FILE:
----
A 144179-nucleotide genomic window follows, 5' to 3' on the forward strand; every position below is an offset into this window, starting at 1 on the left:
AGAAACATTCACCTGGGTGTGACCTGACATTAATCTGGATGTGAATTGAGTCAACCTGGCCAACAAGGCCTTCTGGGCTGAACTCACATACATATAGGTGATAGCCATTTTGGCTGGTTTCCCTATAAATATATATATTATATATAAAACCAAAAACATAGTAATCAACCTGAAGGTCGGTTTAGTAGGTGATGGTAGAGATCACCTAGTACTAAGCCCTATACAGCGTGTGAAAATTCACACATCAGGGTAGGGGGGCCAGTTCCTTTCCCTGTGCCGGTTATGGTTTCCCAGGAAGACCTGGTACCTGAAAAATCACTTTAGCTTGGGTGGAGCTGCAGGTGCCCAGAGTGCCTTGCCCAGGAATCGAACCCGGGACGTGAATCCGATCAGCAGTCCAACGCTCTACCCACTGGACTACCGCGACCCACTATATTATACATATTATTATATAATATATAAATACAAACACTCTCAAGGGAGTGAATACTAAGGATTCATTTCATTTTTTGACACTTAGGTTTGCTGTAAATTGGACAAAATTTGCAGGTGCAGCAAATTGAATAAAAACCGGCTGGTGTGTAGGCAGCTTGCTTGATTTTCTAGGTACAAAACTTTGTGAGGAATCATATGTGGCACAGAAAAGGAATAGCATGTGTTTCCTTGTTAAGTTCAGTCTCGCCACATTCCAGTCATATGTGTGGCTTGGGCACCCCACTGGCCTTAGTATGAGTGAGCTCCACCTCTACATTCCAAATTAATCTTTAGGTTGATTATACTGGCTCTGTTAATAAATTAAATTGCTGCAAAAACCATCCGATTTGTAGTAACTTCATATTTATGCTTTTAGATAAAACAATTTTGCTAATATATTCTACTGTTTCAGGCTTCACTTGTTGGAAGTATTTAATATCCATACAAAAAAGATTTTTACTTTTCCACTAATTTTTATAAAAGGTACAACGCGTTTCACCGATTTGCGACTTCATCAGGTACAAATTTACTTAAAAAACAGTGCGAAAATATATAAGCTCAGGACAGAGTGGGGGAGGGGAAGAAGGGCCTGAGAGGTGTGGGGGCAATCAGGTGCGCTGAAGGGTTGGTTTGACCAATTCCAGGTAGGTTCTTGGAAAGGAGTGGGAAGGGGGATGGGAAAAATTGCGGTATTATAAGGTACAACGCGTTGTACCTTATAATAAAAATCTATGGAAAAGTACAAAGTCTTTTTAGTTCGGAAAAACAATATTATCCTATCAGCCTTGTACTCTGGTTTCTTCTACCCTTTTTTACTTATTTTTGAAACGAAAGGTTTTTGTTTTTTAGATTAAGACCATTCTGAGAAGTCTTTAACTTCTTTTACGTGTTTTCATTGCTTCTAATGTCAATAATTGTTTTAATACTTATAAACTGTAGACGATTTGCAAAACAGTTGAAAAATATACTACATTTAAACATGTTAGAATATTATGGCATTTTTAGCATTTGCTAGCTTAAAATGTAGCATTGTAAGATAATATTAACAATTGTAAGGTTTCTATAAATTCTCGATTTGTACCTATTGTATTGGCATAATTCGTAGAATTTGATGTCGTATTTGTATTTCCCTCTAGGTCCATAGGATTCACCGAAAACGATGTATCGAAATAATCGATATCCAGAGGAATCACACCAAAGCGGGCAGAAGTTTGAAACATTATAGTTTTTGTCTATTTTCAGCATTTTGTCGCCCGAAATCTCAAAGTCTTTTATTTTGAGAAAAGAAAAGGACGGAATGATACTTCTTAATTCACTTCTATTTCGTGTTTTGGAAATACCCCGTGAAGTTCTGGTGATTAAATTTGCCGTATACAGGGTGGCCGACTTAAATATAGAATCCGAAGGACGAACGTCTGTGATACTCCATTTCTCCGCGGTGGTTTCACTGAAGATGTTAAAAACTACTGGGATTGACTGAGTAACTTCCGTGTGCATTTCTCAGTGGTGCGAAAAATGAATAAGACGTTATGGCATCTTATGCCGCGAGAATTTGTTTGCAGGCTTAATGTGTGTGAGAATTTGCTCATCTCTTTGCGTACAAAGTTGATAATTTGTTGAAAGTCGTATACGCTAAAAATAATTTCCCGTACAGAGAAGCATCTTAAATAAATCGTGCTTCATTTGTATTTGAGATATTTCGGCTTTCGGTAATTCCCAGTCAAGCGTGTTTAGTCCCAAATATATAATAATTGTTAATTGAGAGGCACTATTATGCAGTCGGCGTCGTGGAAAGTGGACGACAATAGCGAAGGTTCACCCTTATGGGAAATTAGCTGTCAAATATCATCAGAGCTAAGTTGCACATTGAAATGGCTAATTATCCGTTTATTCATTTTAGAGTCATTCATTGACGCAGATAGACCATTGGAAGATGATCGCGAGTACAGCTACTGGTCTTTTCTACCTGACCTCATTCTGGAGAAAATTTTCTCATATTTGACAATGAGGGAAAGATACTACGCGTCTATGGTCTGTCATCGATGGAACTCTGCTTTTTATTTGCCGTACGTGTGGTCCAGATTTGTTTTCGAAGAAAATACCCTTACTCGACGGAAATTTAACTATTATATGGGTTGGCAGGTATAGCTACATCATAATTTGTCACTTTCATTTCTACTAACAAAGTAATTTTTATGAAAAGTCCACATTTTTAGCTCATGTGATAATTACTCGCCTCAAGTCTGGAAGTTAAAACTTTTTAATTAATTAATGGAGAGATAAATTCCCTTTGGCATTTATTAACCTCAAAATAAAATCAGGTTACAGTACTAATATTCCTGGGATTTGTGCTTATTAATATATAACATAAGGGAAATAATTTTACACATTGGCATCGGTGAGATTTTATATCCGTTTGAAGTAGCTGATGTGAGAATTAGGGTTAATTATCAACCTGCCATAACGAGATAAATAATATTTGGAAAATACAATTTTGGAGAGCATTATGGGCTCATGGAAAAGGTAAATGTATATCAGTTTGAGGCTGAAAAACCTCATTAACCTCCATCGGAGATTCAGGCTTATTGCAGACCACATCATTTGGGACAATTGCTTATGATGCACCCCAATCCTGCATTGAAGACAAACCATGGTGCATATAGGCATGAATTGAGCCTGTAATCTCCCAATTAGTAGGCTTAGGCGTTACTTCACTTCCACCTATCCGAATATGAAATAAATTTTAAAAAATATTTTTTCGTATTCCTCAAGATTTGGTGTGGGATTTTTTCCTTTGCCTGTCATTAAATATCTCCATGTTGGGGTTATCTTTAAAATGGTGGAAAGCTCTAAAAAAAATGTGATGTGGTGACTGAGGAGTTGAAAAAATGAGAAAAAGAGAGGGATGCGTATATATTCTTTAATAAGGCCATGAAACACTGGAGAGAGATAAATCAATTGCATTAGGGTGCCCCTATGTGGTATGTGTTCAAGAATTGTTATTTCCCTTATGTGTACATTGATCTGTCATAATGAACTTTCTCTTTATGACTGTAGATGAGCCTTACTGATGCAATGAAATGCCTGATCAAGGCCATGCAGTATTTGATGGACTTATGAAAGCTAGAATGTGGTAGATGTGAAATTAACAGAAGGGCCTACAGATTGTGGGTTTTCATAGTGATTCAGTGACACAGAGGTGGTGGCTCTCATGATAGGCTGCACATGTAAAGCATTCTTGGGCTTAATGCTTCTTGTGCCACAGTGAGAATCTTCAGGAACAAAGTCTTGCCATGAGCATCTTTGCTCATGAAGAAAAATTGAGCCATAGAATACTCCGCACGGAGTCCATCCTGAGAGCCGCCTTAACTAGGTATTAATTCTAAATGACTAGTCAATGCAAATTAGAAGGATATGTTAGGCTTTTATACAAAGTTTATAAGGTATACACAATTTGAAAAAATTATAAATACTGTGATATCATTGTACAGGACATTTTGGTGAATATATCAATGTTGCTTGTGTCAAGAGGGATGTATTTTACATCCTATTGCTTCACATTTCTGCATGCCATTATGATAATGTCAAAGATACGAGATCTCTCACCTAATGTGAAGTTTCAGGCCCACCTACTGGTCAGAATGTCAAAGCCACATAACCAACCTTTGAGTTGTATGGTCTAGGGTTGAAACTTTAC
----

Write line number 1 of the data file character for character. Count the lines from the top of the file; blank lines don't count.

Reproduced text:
A 144179-nucleotide genomic window follows, 5' to 3' on the forward strand; every position below is an offset into this window, starting at 1 on the left: